Streams are a natural resource that can influence economic growth and the development of communities. They supply water for many uses, provide habitat for aquatic plants and animals, and sup-port recreational activities such as boat-ing and fishing. The amount of water (flow) in a stream — either too little or too much — can seriously affect these uses and human life. By using a method called stream gaging , information about the flow in a stream and the fluctuations in that flow can be obtained.
n its simplest form, stream gaging may consist of measuring any number of the following stream characteristics: stage (or depth), cross-sectional area, velocity, and (or) flow (or discharge). When the depth and velocity are measured at several points across the stream channel so that the flow (or discharge ) is calculated, a streamflow measurement (or discharge measurement ) is made.
By making streamflow measurements at the same site on a stream over a wide range of stages, a relation between stage and discharge can be developed. This relation can be used to provide information on the magnitude and fluctuations of flow on a stream. If long-term or continuous information is needed on a specific site, a stream-gaging station can be established. A stream-gaging station is a site where stage is monitored and recorded and streamflow measurements are made to provide a stage-discharge relation.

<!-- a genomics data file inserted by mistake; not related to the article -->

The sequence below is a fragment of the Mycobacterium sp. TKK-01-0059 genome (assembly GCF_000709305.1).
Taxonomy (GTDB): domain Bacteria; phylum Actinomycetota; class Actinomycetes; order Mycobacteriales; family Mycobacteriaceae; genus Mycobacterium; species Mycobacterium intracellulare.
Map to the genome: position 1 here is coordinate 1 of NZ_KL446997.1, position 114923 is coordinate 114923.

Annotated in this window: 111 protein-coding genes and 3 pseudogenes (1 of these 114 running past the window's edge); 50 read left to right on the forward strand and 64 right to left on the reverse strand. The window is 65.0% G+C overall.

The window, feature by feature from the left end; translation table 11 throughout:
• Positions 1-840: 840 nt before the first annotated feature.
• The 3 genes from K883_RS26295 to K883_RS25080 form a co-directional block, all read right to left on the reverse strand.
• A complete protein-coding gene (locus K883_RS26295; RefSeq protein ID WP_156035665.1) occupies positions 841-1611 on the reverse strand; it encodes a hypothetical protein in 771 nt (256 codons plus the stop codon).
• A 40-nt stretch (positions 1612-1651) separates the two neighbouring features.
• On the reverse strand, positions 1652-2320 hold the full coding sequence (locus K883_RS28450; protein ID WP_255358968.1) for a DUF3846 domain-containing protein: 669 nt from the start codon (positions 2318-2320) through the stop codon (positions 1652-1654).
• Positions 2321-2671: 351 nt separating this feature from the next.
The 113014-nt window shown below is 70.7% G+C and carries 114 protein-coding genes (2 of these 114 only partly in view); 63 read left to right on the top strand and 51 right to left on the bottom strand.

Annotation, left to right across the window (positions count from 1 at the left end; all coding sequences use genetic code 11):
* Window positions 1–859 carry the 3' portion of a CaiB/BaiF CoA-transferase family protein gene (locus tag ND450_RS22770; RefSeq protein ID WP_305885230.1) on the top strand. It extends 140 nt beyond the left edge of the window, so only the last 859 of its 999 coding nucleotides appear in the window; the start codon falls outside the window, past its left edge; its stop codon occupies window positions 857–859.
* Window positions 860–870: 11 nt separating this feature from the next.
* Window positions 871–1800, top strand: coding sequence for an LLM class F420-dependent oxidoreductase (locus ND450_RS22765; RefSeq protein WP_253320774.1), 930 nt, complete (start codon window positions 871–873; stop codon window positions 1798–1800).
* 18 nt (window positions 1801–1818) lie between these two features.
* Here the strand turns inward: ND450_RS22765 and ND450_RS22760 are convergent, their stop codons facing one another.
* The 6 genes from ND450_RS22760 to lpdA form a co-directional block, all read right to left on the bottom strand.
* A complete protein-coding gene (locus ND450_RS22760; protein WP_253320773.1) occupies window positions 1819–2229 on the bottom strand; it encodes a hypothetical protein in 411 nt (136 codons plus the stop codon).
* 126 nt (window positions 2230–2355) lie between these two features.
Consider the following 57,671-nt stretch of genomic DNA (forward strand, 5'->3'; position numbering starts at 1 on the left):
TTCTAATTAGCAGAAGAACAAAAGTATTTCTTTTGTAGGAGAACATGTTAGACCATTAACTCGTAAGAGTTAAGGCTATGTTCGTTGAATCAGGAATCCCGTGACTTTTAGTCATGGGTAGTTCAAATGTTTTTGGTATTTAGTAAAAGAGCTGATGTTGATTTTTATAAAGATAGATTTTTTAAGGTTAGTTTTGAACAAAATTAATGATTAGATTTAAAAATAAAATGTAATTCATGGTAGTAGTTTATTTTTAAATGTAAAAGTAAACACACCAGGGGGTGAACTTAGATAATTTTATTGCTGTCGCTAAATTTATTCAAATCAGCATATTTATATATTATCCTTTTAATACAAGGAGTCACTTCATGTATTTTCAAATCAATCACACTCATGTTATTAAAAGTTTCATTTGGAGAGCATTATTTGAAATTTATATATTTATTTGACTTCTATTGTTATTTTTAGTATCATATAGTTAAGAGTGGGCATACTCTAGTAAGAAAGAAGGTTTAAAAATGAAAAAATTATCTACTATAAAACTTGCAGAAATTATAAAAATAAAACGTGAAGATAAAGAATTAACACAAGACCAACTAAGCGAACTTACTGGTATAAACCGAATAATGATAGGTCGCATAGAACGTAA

Ever since the first documented streamflow measurement was made in Ohio — on the Sandusky River — stream-gaging information has been used to minimize the effects of floods and droughts, determine locations for water intakes and wastewater-treatment plants, and provide data for many other uses. Today, stream gaging is a routine activity in managing the State’s water resources.